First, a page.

The depths of my soul and its many facets seem as vast as the universe or as God, therefore it all drives me toward Him and makes me love Him more. But it’s funny you would ask this question, because I’ve thought lately about my experiences with psychology over time. When I first started in grad school, I remember fearing that I might lose my faith. Then, in a way, I did for awhile, and science replaced what superstition I had carried (while real relationship with God remained steadfast throughout).

    Then, as I worked as a therapist I began to see a pattern in my client work. As different as they all were, they all either became better or not depending on their degree of openness to spiritual experience. I continued in my schooling and began to read the works of eminent psychiatrists and psychologists when they were old; most came to a firm belief that a human being could not be psychologically sound without a spiritual life and relation to God.

    About this time I saw that all roads do indeed lead to Rome–to the City of God so to speak–and that the best I could do was to direct clients to become conscious. I found that most didn’t want to plumb the depths of themselves, or the universe, much less approach God. They wanted something else.

    Anyway, yes, it leads me to God, RG. And thank you for asking, because I don’t write often enough about that.

  11. I have enjoyed the psych topics, I am a BA psych student. I was wondering though if you have addressed Fowler’s stages of faith? They have really had me interested lately in realtion to church and I would love another perspective on them.

    Thanks for another post. I am always amazed at the time it must take to write as long as you do and as often.

  12. Oh, Eve, thanks for writing on this topic. I know too little about it. I’m not totally ignorant, but I need to learn more.

    Will you post a bit more on the connection to mythology, which I do know more about and enjoy learning about so much?

    I have a deep question. Does the universality of archetypes point you toward God? It does me, but I guess it doesn’t for everyone. To me it all just seems so planned, and it seems to point to a single point of origin for us humans.

  13. Well, recognizing it goes a long way for me. It’s rather a destructive complex. I wouldn’t know how to run into the arms of it inwardly, other than the wild “daydreaming” I do instead of letting myself get carried away with the freaking thing. The last time it activated I chose not to act it out. Is that what you mean by not externalizing it? It felt unsatisfying, and then it began to ebb away and I was able to see how I didn’t have to let it take hold of me.

    I’ll give it some more noodle and see what I can see. :o)

  14. Lamb, instead of shaking free of it, have you ever tried to recognize it and run into the arms of it inwardly, rather than externalizing it?

    That sounds oh-so-Jungian (as if it might be easy to do); in actuality it would be rather difficult. But at least you have momentum!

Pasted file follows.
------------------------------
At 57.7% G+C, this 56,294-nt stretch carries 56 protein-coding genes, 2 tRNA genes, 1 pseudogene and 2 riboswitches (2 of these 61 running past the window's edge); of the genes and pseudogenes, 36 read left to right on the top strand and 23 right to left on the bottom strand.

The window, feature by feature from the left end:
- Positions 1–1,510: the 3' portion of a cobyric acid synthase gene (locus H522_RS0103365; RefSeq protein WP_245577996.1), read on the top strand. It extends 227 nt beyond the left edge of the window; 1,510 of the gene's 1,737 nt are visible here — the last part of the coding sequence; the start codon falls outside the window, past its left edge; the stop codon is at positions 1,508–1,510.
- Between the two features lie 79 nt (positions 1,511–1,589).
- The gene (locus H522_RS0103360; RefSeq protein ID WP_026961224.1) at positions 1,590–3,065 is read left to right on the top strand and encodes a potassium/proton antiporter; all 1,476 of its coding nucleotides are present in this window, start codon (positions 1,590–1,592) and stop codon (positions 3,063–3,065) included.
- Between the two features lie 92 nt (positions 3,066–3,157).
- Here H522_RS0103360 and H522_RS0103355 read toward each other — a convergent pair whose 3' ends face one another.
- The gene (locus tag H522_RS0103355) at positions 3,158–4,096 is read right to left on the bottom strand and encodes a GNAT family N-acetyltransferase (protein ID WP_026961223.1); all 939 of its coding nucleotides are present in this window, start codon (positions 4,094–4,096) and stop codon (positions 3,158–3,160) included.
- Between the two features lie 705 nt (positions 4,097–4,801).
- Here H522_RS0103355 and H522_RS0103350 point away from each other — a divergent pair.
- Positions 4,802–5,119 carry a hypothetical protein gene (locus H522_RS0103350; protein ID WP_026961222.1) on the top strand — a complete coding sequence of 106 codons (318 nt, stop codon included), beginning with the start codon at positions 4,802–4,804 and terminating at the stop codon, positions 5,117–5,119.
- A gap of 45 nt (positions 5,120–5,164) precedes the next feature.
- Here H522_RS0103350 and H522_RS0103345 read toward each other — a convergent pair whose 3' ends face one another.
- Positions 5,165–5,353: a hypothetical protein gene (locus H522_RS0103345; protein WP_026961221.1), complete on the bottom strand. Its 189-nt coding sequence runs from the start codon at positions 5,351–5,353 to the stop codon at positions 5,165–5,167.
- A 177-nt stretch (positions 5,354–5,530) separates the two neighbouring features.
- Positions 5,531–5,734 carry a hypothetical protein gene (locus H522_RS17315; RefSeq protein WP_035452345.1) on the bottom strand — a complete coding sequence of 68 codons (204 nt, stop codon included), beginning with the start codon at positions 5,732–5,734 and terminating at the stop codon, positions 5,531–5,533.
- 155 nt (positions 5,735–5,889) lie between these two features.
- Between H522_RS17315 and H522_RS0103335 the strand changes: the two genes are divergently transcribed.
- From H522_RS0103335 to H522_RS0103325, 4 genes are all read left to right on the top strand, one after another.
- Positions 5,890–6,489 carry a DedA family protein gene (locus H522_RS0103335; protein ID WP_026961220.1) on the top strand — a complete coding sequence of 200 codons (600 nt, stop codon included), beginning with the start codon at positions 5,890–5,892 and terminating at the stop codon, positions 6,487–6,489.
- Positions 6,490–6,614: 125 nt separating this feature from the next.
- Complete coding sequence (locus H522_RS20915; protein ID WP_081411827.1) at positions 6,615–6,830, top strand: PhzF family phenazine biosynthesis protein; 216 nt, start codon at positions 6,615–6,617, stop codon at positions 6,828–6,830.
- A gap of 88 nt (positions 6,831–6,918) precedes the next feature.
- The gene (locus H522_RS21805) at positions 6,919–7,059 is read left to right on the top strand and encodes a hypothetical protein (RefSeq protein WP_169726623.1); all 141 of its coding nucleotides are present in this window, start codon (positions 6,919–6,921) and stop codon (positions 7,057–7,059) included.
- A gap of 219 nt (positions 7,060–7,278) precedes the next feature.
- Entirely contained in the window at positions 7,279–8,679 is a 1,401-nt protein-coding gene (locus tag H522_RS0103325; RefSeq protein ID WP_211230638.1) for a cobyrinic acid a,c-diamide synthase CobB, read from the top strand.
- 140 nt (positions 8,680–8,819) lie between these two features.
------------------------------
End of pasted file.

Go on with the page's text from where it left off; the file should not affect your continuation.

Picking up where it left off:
15. Cerebralmum, I like how you described archetypes as providing a language for understanding. This is true for me, too. I can also identify with the inaction… many times (probably most, if I think about it) when I am frozen in a state, it’s because I must fear that being conscious will be only destructive. This, even though I know how constructive it always is to see and know truth.

    I like to imagine, though, that I get better at it and more willing to be less frozen.

    There are other times of course, when being frozen is seasonal–a sort of hibernation or whatever it is that flower bulbs are doing all winter long.

  16. I really admire that about Jung, too: the way he takes people seriously and gives them full dignity without trying to pathologize them. Jung is among my “ten great people I’d love to have a conversation with” list.

    On the complex-being-activated thing, as I was reading it I thought to a certain complex of mine. I’ve survived three or four cycles of it now (I’m in my 30s) and I can look back and see how each time it begins with wildly-out-control emotions (in this case, romantic-sexual infatuation) which set off a cycle in which I feel in the grips of a poweful force-driven, as you put it. The feeling is almost as of going forward in a trance or automatically. Luckily, as I get older the cycle is easier to recognize and shake free of, or at least manage.

    That’s my testimony tonight.

  17. I’m glad you’ve been writing about this. Archetypes provided a language through which my understanding of myself grew, and then I stopped speaking it. It’s time for me to start soul -searching again.

    When I was younger, however, those complexes which had a grip on me drove my actions. Now, I have an awful sense that those which are invisible to me are driving my inaction. I wonder if the kind of archaeology of self I need to do now is not so much harder because of that.